CCBPI likewise cites several cases involving overtime work, there the Court ruled that the work given in excess of the regular work hours is not a "benefit" and the previous grant thereof cannot amount to a "company practice."36 As a premium day, that Saturday would have the effect of being a holiday wherein the employees are entitled to receive their pay whether they reported for work or not.37
For CCBPI, the previous grant of Saturday work cannot amount to a benefit that cannot be withdrawn by the Company. Contrary to the nature of "benefits" under the law, CCBPI did not freely give payment for Saturday work, instead paying the employees the corresponding wage and premium pay as compensation for services rendered in addition to the regular work of eight (8) hours per day from Mondays to Fridays.38
On the other hand, the respondents argue that CCBPI failed to regard the express provision of the CBA which delineates CCBPI's normal work-week which consists of five (5) consecutive days (Monday to Friday) or eight (8) hours each and one (1) day (Saturday) of four (4) hours.39 The highlighted provision reads as follows:
As such, the respondent advocates that the various stipulations of a contract shall be interpreted together, and that assuming there is any ambiruity in the CBA, this ambiguity should not prejudice respondents under the principle that any doubt in all labor legislation and all labor contracts shall be construed in favor of the safety and decent living for the laborer.40 According to the respondent, Article 11, Section 1(c) merely grants to CCBPI the option to schedule work on Saturdays on the basis of operational necessity, and by contrast nothing in the CBA allegedly allows or grants CCBPI the right or prerogative to unilaterally amend the duly established work week by eliminating Saturday work.41
HOURS OF WORK
SECTION 1. Work Week. For daily paid workers the nom1al work week shall consist of five (5) consecutive days (Monday to Friday) of eight (8) hours each find one (1) day (Saturday) of four (4) hours. Provided, however, that any worker required to work on Saturday must complete the scheduled shift tor the day and shall be entitled to the premium pay provided in Article IX hereof.
Respondent also alleges that CCBPI was obliged to provide work on Saturday, not only due to the apparent .mandate in the CBA, but also as the same ripened into an established company practice, as CCBPI's practice of providing Saturday work had been observed for several years.42 Respondent thus contends that the unilateral abrogation of the same would squarely tantamount to diminution of benefits, especially as the CBA itself expressly provides that Saturday is part of CCBPI's normal work week, hence the same cannot be unilaterally eliminated by CCBPI,43 and that the option granted by the CBA to CCBPI is merely to schedule Saturday work, not eliminate it entirely. Thus, to eliminate the Saturday work allegedly would amount to diminution of benefits because the affected employees are ultimately deprived of their supposed salaries or income for that day.44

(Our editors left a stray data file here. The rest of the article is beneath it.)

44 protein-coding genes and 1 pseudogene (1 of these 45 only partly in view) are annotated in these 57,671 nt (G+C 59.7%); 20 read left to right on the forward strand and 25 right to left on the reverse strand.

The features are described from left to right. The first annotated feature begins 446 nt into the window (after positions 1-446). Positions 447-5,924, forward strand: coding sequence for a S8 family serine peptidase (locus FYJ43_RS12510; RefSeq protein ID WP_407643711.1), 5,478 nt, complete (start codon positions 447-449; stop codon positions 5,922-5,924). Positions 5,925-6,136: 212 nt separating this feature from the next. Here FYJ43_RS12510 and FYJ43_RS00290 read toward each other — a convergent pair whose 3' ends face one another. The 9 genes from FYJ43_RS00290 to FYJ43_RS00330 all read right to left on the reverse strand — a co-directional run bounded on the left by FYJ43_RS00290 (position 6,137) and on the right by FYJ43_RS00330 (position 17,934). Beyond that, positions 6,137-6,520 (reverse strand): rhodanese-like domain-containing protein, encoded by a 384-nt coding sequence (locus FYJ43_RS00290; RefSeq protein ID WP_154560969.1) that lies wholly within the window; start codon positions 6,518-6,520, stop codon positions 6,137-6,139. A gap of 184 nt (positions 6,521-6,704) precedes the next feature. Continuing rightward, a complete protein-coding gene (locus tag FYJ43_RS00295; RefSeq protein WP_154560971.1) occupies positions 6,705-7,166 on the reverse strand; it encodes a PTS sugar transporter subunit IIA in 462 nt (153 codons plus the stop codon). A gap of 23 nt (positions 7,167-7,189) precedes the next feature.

In its Reply45 to the counter-arguments posited by the respondent in its Comment, CCBPI alleges that if indeed Saturday work is mandatory under the CBA and all the workers are obliged to render work on a Saturday, then the phrase "required to work" under Article 10, Section 1 and Article 11, Section 2(c) would be meaningless and superfluous.46 Also, CCBPI takes stock in the fact that the compensation for work on Saturday is not freely given. Under the scheme followed by the parties under the CBA, i.e., if the daily-paid employees were permitted to suffer work on a Saturday, they are given additional compensation or premium pay amounting to 50% of their hourly rate for the first eight (8) hours, and 75% of their hourly rate for the work rendered in excess thereof under Article 11, Section 2(c) of the CBA.47
The petition is impressed with merit..
As to whether or not the CBA between the parties mandates that CCBII schedule Saturday work for its employees.
A CBA is the negotiated contract between a legitimate labor organization and the employer concerning wages, hours of work, and all other terms and conditions of employment in a bargaining unit.48 It incorporates the agreement reached after negotiations between the employer and the bargaining agent with respect to terms and conditions of employment.49
It is axiomatic that the CBA comprises the law between the contracting parties, and compliance therewith is mandated by the express policy of the law.50 The literal meaning of the stipulations of the CBA, as with every other contract, control if they are clear and leave no doubt upon the intention of the contracting parties. Thus, where the CBA is clear and unambiguous, it, becomes the law between the parties and compliance therewith is mandated by the express policy of the law.51 Moreover, it is a familiar rule in interpretation of contracts that the various stipulations of a contract shall be interpreted together, attributing to the doubtful ones that sense which may result from all of them taken jointly.52
Consequently, in this case, recourse to the CBA between CCBPI and the respondent as regards the hours of work is essential. In Article 10 of the CBA, the company work week is elaborated while also defining how a Saturday is treated and in fact delineating the same from the other days of the work week:
Section 5 of Article 9 of the CBA, explicitly referred to in Article 10 states:
Hours of Work